In his State of the State speech Wednesday morning, California Gov. Gavin Newsom emphasized the issue of homelessness in the Golden State, calling it a “disgrace.”
In the session, Newsom acknowledged that California residents have “lost patience” with lawmakers who are neglecting the human tragedy. Newsom also said that his second term will put a heavy focus on the affordable housing crisis.
“I don’t think homelessness can be solved – I know homelessness can be solved,” Newsom said in his speech.
“The California Association of Realtors stands with Governor Gavin Newsom and agrees that after decades of neglect we need more housing,” California Association of Realtors President Jeanne Radsick said in a statement.
“As the governor said during his State of the State: ‘Doing nothing is no longer an option…we must cut red tape to get to yes on innovative approaches.’ We applaud the governor’s dedication to addressing California’s housing shortage and calling on both state and local governments to get serious about increasing the state’s housing supply. Our state’s community of more than 200,000 Realtors join with the governor in calling for a bold housing supply agenda in 2020,” Radsick continued.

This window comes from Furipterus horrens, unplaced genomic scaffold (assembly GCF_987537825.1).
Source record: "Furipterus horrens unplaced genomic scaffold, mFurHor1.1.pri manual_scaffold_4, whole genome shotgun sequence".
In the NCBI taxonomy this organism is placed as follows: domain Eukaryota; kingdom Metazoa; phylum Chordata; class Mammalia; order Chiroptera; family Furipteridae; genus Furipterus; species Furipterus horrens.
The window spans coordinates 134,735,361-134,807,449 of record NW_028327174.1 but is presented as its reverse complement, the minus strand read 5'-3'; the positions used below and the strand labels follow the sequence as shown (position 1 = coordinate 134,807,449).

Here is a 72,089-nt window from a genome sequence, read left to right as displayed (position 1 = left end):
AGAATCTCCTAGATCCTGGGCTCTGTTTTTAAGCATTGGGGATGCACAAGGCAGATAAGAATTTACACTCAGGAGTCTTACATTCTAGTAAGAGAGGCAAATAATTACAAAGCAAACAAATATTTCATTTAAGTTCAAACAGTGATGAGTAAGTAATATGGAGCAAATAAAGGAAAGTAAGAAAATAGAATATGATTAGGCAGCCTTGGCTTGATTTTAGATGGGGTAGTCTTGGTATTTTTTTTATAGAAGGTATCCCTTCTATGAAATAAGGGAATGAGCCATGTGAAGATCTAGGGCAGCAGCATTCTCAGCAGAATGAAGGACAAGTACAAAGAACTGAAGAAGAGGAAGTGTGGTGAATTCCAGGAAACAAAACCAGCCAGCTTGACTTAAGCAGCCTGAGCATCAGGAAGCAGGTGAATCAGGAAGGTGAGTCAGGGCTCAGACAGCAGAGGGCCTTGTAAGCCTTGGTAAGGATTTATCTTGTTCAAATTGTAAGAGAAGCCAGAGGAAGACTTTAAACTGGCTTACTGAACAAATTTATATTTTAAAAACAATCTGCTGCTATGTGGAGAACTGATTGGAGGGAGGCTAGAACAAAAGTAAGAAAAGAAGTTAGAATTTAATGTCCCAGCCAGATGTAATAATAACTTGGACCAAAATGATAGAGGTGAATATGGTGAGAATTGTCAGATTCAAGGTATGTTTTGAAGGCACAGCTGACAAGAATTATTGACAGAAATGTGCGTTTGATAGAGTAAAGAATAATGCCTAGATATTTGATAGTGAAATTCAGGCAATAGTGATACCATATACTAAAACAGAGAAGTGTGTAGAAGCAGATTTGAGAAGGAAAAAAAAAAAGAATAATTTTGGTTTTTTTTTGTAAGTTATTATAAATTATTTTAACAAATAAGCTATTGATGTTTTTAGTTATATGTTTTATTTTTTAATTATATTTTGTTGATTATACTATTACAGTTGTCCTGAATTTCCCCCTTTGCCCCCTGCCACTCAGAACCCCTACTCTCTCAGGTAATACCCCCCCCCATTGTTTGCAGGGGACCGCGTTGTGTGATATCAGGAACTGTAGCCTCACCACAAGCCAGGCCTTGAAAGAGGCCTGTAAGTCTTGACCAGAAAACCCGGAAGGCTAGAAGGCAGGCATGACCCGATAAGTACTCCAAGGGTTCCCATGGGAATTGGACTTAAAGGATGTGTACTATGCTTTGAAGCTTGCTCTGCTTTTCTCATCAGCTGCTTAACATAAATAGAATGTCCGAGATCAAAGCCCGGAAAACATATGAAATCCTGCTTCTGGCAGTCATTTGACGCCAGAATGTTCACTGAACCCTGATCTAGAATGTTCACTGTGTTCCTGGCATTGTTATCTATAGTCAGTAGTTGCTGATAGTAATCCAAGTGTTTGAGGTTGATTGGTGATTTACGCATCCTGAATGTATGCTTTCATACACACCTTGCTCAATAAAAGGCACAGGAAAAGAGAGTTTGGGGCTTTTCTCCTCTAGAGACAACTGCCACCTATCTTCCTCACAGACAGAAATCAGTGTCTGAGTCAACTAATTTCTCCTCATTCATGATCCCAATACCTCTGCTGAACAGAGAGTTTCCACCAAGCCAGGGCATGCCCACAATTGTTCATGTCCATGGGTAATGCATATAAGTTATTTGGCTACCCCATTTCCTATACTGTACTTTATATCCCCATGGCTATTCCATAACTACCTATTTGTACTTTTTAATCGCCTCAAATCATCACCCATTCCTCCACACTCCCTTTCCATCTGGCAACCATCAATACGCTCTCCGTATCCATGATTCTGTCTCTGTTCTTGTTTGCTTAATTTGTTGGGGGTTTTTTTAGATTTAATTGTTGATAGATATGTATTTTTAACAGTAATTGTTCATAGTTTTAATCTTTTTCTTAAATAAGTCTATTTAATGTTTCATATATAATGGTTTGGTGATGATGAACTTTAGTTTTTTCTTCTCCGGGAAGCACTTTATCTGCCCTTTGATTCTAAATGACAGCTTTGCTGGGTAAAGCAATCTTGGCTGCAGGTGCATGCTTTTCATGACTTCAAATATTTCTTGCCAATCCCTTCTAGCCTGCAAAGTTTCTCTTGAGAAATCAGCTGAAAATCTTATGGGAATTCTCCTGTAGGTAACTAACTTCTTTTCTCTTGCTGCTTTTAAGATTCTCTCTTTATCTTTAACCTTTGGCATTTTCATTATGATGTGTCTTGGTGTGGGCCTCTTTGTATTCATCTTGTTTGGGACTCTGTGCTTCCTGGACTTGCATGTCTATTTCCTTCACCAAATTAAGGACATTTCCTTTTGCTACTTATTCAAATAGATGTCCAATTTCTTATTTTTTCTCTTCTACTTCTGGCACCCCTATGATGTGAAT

Many metros in California are listed as unaffordable, making it hard to purchase a home. As a home to many tech hubs, California is facing an ongoing crisis.
Meanwhile, President Donald Trump was also in California, rallying for his campaign for reelection.
In his speech, Newsom cited Trump for being less interested in helping people on the streets and caring more about his own image.
“California has and will continue to extend its hand of partnership to Washington, seeking to jointly address this issue,” Newsom said. “But empty words and symbolic gestures won’t mask a 15% across-the-board cut to [Housing and Urban Development‘s] budget.”
In October, Newsom signed a long-awaited statewide law that controls how much landlords can charge for rent, with the goal of relieving renters across the state.
Newsom’s budget proposal released in January also increased health and human services spending by $5.5 billion, the Los Angeles Times said.